“[Each weapon] started with a very specific combat role,” Milham says. “A weapon that would be good at getting crowds to back off, but did low damage, for example. Or something that had a very wide beam (good for legs), but a slow reload. The idea was for all our weapons to be great at some use case, but poor in most others, so people would have to think tactically about when to use each one. We tried to come up with fictional justification for why space miners would need a gun that shoots a meter wide beam of deadly plasma, but you know, videogames.”
Ridley Scott’s Alien is a scarier film than its sequel because it is about a deadly threat stalking the humans through a claustrophobic environment. Likewise, Visceral made sure the USG Ishimura was full of tight corridors, dark corners, malfunctioning doors, flickering lights, and terrifying alien creatures, all adding up to make you feel constantly on edge. It is not just to ramp up the tension, however – this combat is built for those corridors.
“Dead Space works best in a world with discreet lanes, so players don’t have to manage enemies coming at them from every possible space, but with many flanking routes and vents for enemies to use,” Milham explains. “So we did a lot of experimentation to help find the right recipe. Also, the idea of waves of enemies is important to Dead Space, since the enemy types are so different and complementary, so introducing new groups can radically change things. Vents allowed us to spawn new enemies into the area strategically.”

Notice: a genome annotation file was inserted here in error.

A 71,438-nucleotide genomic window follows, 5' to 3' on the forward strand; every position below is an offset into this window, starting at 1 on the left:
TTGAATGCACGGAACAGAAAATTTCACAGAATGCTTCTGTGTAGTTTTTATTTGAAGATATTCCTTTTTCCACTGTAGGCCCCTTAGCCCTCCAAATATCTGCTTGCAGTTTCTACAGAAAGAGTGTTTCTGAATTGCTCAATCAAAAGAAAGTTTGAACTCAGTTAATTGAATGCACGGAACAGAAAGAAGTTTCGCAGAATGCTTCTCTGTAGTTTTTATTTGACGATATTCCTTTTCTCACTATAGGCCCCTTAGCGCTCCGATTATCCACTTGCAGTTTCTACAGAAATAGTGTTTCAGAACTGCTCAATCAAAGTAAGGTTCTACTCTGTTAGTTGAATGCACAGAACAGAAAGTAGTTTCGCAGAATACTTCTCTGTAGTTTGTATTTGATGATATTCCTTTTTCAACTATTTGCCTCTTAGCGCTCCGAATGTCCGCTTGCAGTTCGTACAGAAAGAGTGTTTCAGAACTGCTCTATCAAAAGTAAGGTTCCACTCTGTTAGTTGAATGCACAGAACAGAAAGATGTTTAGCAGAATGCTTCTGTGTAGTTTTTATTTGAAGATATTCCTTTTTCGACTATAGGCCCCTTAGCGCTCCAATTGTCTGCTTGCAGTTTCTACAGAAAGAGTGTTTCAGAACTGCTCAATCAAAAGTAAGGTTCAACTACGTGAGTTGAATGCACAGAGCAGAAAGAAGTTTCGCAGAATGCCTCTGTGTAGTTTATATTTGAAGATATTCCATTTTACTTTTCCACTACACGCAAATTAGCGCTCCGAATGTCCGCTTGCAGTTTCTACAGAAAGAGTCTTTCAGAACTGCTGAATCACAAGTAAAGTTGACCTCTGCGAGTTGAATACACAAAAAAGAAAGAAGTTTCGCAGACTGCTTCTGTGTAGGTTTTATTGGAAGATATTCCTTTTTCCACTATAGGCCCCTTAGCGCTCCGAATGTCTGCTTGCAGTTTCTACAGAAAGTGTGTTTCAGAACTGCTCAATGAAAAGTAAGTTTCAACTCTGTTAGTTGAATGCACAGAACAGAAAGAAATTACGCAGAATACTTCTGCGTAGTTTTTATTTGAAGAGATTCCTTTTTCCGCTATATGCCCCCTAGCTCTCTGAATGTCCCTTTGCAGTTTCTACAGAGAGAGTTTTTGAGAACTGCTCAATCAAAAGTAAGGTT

Of course, not every fight takes place in those tight confines. Dead Space is also known for its zero-gravity sections, in which enemies can come at you from any angle. “Zero-G proved to be very difficult, and actually we completely re-imagined it for the second game based on learnings from the first,” Milham admits. “The biggest challenge was orientation and aiming, which proved diabolical. In the end, we had to address this by making a set of enemies that were zero-G specialists, using them exclusively in those sequences. They would ‘lilypad’ around, landing on walls and ceilings, so they could stay still long enough for players to react. We prototyped many enemies that could exist in zero-G space, but none were that fun.”
As always, game development is about knowing when to kill your babies – and, no, I’m not talking about that horrific nursery section in Dead Space 2. If a feature doesn’t suit your game then you throw it out. A similar ethos led to the creation of Dead Space’s stripped-back HUD. Milham grabbed a clip of horror flick The Texas Chain Saw Massacre, overlaid a HUD on the action, then took it into work to show everyone how less scary it made the movie.
“The idea was to not break immersion, and keep people believing the world and not remembering this was a game,” Milham remembers. “So from there it was coming up with as many ways as possible to integrate the information into the world diegetically. My favourite two moments for this are when we put an aim constraint on Isaac’s head-look onto the menu, so he actually tracked on the menu where the player selected. That really made a difference. Then, early in the first game, where we have Isaac see an argument between Kendra and Hammond on his HUD, but also in real life across the train tracks – that really grounded everything and made later videos, which were only in the HUD, feel more real.”
Stripping back that HUD really allowed you to appreciate every severed limb, every chunky weapon animation, and every malfunctioning light. It all works together to make Dead Space feel unlike anything else. In a world where we are all still aiming for the head, it will be missed, along with the talented team at Visceral.